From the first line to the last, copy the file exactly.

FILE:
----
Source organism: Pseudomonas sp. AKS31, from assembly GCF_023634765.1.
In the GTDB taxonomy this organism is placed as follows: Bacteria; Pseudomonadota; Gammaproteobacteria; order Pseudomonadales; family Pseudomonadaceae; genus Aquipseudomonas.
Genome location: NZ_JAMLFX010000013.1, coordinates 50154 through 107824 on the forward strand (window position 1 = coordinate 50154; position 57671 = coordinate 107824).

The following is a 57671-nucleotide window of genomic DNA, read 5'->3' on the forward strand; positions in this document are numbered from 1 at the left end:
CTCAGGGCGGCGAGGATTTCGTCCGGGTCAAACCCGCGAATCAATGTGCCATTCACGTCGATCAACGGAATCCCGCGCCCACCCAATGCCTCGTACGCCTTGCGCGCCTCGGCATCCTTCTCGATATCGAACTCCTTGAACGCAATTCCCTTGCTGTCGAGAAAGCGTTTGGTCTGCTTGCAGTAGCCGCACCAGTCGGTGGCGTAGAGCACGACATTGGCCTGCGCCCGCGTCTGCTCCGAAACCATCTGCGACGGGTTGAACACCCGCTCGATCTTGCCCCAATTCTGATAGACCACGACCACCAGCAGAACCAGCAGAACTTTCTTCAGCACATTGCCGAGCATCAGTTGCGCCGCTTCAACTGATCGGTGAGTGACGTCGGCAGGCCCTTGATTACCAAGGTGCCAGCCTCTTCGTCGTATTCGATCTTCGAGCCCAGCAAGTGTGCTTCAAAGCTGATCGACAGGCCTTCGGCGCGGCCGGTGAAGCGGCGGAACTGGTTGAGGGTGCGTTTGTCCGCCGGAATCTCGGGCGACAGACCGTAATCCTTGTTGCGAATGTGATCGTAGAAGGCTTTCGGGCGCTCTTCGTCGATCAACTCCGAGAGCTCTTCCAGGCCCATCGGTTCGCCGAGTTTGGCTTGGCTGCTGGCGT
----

Source organism: Pseudomonas sp. AKS31, from assembly GCF_023634765.1.
In the GTDB taxonomy this organism is placed as follows: Bacteria; Pseudomonadota; Gammaproteobacteria; order Pseudomonadales; family Pseudomonadaceae; genus Aquipseudomonas.
Genome location: NZ_JAMLFX010000013.1, coordinates 50154 through 107824 on the forward strand (window position 1 = coordinate 50154; position 57671 = coordinate 107824).

The following is a 57671-nucleotide window of genomic DNA, read 5'->3' on the forward strand; positions in this document are numbered from 1 at the left end:
CTCAGGGCGGCGAGGATTTCGTCCGGGTCAAACCCGCGAATCAATGTGCCATTCACGTCGATCAACGGAATCCCGCGCCCACCCAATGCCTCGTACGCCTTGCGCGCCTCGGCATCCTTCTCGATATCGAACTCCTTGAACGCAATTCCCTTGCTGTCGAGAAAGCGTTTGGTCTGCTTGCAGTAGCCGCACCAGTCGGTGGCGTAGAGCACGACATTGGCCTGCGCCCGCGTCTGCTCCGAAACCATCTGCGACGGGTTGAACACCCGCTCGATCTTGCCCCAATTCTGATAGACCACGACCACCAGCAGAACCAGCAGAACTTTCTTCAGCACATTGCCGAGCATCAGTTGCGCCGCTTCAACTGATCGGTGAGTGACGTCGGCAGGCCCTTGATTACCAAGGTGCCAGCCTCTTCGTCGTATTCGATCTTCGAGCCCAGCAAGTGTGCTTCAAAGCTGATCGACAGGCCTTCGGCGCGGCCGGTGAAGCGGCGGAACTGGTTGAGGGTGCGTTTGTCCGCCGGAATCTCGGGCGACAGACCGTAATCCTTGTTGCGAATGTGATCGTAGAAGGCTTTCGGGCGCTCTTCGTCGATCAACTCCGAGAGCTCTTCCAGGCCCATCGGTTCGCCGAGTTTGGCTTGGCTGCTGGCGT